Mr Eugenides comments:
Though his lawyers will no doubt bring it up as an issue, it's doubtful that too many Cambodians will have qualms about seeing an octogenarian going on trial. The absence of any formal judicial proceedings against the Khmer Rouge leadership has, moreover, made it possible for the likes of John Pilger to use the tragedy to push his own worldview (in which the US - who else? - bears primary responsibility for the genocide), and for Noam Chomsky to go one better and spend the past quarter century downplaying and minimizing the scale of the Khmer Rouge terror, most notably by comparing it, grotesquely, with French vigilanteism after the end of the Second World War - thus neatly equating the fate of the innocent victims of these horrific crimes with Nazi collaborators.Much as I have come to hate Pilger, his role in informing the world of Pol Pot's genocide was vitally important. I, for one, vividly remember Pilger's broadcasts, which certainly opened my eyes. And he is right to point out that the West's blindness to the genocide was because of Cold War realpolitik: Pol Pot's Peking-affiliated version of Communism was an ally against Vietnam's Moscow-affiliated version.
Hunting down and trying old men for the crimes of the past is not without its problems, but no full and proper accounting for the crimes of the Khmer Rouge has ever been possible. Perhaps, after Milosevic, Pinochet and Hussein, it's fanciful to imagine that this heralds a new accountability for old tyrants; Nuon Chea may never make it to the dock. But it's something, after all.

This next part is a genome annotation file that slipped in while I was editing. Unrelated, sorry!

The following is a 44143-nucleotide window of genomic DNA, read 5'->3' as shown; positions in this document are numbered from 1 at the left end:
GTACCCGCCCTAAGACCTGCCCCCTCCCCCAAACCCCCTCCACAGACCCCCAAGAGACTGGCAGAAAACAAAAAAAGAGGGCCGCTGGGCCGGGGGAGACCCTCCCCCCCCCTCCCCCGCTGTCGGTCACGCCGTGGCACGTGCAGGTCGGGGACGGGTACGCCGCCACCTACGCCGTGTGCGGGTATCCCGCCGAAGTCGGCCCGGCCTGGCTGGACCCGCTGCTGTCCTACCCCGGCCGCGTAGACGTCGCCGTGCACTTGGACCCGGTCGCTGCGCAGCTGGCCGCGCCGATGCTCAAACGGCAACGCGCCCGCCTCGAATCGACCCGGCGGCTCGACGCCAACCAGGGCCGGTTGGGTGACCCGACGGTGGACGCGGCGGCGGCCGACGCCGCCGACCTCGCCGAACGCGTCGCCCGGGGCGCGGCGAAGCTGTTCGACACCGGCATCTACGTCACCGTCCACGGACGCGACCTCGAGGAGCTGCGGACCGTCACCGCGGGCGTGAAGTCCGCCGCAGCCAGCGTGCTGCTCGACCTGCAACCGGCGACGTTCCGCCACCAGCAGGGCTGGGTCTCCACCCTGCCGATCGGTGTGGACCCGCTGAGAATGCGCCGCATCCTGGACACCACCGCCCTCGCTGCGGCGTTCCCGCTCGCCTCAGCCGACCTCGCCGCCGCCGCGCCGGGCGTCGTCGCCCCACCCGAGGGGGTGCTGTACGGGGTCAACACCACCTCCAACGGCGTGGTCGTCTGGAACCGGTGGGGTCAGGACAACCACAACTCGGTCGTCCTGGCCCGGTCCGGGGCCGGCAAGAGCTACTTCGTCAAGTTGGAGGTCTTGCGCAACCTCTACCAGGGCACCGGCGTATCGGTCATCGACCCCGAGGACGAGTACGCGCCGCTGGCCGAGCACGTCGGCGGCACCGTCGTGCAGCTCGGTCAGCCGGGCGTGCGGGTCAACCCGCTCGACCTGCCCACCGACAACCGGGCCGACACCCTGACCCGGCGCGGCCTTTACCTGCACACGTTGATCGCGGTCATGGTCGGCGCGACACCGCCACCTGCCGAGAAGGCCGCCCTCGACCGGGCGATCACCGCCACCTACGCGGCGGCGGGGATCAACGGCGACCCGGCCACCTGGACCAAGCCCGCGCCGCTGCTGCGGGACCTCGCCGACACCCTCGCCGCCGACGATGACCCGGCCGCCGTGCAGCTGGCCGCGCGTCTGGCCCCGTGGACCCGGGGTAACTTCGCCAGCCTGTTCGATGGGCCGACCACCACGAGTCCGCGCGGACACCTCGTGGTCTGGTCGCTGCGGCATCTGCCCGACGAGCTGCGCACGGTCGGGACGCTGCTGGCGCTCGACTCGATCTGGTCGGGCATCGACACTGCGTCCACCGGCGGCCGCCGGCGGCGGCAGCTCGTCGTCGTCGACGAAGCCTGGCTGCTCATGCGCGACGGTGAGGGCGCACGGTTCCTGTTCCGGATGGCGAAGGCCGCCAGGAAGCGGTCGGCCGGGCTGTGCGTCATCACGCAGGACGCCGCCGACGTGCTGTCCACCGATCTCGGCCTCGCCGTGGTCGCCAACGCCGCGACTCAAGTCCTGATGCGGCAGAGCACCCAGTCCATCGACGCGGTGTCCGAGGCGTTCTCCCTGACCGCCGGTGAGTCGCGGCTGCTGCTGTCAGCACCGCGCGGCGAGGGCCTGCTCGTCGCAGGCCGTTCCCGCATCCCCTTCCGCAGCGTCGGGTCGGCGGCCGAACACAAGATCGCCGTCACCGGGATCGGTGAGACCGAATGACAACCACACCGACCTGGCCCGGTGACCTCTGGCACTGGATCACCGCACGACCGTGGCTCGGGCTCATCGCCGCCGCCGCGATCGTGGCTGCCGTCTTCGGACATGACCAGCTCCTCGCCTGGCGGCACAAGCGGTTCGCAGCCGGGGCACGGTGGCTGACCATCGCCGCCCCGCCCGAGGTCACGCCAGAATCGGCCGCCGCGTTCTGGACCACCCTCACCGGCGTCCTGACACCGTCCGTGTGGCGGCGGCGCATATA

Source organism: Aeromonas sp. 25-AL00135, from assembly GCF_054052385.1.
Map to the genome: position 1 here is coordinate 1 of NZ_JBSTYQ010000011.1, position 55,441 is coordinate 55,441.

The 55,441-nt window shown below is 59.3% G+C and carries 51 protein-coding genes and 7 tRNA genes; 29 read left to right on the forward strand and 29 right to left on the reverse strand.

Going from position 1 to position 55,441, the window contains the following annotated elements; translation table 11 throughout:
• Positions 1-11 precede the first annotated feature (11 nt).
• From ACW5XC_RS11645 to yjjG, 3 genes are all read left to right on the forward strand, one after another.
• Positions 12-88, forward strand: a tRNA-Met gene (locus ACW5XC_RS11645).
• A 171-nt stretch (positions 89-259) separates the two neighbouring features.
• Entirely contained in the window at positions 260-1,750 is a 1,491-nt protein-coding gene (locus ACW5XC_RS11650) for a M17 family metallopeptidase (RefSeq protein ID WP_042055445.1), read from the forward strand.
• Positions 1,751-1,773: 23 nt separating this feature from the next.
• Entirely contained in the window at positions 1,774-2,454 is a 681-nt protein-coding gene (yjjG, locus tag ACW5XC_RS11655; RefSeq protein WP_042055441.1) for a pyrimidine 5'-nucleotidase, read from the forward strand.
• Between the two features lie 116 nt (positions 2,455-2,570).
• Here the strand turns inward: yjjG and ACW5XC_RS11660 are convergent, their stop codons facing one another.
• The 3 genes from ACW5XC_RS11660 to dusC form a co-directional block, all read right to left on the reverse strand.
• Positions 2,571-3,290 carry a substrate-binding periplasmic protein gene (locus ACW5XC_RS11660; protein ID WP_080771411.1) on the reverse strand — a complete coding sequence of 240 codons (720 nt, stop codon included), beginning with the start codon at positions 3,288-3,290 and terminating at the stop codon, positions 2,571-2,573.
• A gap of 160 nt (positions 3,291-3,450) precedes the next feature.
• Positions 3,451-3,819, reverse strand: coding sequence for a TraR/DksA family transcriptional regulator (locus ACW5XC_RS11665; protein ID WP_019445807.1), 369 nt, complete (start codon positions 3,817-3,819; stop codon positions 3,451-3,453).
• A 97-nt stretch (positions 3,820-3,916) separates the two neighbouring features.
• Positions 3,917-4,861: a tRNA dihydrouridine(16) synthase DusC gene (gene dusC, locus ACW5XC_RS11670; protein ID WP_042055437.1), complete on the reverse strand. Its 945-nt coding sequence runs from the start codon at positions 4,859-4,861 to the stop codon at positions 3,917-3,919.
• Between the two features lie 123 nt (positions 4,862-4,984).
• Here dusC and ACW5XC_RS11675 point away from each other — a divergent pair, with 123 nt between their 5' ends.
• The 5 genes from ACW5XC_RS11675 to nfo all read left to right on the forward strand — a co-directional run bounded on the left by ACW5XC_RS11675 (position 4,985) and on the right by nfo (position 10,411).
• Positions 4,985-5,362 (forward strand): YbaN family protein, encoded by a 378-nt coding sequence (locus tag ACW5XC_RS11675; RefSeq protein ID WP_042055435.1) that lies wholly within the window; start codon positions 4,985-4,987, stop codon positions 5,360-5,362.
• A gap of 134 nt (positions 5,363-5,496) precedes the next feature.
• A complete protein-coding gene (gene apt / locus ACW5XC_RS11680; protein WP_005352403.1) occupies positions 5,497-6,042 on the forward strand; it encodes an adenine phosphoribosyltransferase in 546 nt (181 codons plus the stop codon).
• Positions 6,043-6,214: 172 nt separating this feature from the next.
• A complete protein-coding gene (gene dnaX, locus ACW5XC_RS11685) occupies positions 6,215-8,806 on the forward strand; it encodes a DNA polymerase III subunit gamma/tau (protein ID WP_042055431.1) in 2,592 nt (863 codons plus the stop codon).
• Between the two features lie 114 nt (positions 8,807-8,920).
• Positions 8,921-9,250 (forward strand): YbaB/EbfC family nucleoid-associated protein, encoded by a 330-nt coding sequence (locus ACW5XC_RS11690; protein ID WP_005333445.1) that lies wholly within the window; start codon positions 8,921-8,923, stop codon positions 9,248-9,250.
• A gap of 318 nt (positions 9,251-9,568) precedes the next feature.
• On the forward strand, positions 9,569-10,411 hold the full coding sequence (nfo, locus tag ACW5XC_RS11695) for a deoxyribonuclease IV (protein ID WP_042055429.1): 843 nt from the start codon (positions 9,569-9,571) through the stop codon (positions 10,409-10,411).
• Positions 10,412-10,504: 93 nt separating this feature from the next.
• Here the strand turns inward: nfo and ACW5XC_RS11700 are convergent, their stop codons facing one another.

Pilger was right to draw attention to the Faustian bargain Nixon and Kissenger made with Pol Pot, which Thatcher and Reagan renewed. He was right to draw attention to the obscenity of America (under George Bush Sr) and Beijing forcing the UN to allow the Khmer Rouge back into Cambodia, indeed back into a coalition government.
Pilger also highlights Nixon and Kissinger's bombing campaign on Cambodia, during Operation Menu, as part of the Vietnam war. He is right to condemn this as a war crime.
However, Pilger is wrong in blaming this campaign for Pol Pot's genocide. Pilger writes that
In dropping the equivalent of five Hiroshimas on a peasant society, Nixon and Kissinger killed an estimated half a million people. Year Zero began, in effect, with them; the bombing was a catalyst for the rise of a small sectarian group, the Khmer Rouge, whose combination of Maoism and medievalism had no popular base.His logic is flawed here. The Khmer Rouge was morally responsible for its actions - blaming America is like blaming Hitler on the financial speculators who drove the inflation wave of the 1920s. But America, and its then new friend China, then proceeded to prop up the new regime, for which it is morally culpable.
As I have written before (somewhere), if 9/11 taught us something, it should have been that propping up lesser evils (Osama was deemed better than the Soviet Union, Saddam was deemed better than the Ayatollahs) can come back to haunt you. The post-9/11 shift from realism to idealism in British and American foreign policy was a half-learning of that lesson - but it's only been half-absorbed, and if the Decent Left scorn Pilger for making a similar point then we lose our moral high ground.
Chomsky, on the other hand, can rot in hell.
See also: Jim D on losing respect for Pilger
Previous: Hitchens and William Shawcross on Cambodia; Chomsky on My Lai and Pol Pot; Chomsky the revisionist.